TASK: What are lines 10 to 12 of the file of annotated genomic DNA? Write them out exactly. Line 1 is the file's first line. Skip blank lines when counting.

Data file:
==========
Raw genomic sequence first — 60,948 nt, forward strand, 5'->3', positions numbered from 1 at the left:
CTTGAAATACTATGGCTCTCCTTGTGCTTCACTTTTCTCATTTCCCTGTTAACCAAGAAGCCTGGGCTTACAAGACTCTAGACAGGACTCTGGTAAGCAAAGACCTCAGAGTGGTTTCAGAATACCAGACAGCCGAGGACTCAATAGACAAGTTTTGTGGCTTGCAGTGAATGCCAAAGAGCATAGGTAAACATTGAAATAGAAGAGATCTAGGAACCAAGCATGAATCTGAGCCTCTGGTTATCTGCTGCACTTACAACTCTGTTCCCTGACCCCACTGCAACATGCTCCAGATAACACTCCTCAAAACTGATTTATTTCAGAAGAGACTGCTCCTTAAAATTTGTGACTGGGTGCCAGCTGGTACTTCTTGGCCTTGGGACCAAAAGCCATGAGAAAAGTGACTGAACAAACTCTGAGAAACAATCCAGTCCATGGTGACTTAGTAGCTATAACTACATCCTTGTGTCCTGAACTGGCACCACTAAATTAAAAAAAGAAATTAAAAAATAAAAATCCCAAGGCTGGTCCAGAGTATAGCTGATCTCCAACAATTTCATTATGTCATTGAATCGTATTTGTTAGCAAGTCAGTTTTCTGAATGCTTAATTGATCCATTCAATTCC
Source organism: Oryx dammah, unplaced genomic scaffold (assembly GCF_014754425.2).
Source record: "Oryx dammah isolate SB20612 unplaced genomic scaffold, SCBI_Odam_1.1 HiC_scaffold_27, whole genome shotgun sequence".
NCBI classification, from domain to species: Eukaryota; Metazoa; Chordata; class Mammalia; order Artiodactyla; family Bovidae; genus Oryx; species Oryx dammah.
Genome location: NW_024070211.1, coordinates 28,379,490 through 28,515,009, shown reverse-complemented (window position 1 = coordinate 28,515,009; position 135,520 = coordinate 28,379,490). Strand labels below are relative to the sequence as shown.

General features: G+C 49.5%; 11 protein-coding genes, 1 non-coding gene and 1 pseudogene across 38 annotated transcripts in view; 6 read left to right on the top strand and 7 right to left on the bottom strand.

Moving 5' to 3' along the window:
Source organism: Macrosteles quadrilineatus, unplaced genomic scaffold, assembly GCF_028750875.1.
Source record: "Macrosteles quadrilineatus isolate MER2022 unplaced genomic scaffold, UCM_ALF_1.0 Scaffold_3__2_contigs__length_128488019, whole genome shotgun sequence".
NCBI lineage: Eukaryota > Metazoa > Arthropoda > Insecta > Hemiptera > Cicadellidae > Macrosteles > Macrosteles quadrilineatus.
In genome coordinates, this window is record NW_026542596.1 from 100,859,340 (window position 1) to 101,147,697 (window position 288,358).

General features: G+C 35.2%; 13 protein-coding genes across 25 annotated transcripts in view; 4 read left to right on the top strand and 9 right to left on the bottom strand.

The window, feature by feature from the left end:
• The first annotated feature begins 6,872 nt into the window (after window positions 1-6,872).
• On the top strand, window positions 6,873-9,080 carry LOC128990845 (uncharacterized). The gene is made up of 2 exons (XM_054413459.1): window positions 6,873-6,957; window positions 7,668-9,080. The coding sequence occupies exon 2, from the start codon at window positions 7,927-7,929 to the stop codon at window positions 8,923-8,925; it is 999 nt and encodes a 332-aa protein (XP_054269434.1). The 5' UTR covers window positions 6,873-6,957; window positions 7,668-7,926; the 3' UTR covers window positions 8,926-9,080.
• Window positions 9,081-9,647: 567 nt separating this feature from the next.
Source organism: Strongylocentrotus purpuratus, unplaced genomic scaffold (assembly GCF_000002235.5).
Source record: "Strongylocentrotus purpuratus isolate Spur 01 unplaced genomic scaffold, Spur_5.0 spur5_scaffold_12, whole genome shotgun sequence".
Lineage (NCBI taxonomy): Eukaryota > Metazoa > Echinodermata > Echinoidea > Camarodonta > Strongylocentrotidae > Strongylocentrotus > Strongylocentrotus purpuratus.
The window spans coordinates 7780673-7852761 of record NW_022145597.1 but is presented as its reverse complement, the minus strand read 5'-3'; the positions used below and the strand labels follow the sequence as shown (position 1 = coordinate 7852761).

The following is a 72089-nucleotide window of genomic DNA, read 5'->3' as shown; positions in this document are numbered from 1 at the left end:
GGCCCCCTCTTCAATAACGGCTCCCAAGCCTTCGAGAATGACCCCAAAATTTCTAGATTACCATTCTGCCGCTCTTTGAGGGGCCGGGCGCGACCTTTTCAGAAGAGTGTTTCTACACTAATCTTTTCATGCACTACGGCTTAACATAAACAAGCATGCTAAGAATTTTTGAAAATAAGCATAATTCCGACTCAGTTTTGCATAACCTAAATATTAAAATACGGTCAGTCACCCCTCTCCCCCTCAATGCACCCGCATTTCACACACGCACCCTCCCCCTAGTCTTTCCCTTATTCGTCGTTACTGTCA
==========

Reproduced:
Source record: "Macrosteles quadrilineatus isolate MER2022 unplaced genomic scaffold, UCM_ALF_1.0 Scaffold_3__2_contigs__length_128488019, whole genome shotgun sequence".
NCBI lineage: Eukaryota > Metazoa > Arthropoda > Insecta > Hemiptera > Cicadellidae > Macrosteles > Macrosteles quadrilineatus.
In genome coordinates, this window is record NW_026542596.1 from 100,859,340 (window position 1) to 101,147,697 (window position 288,358).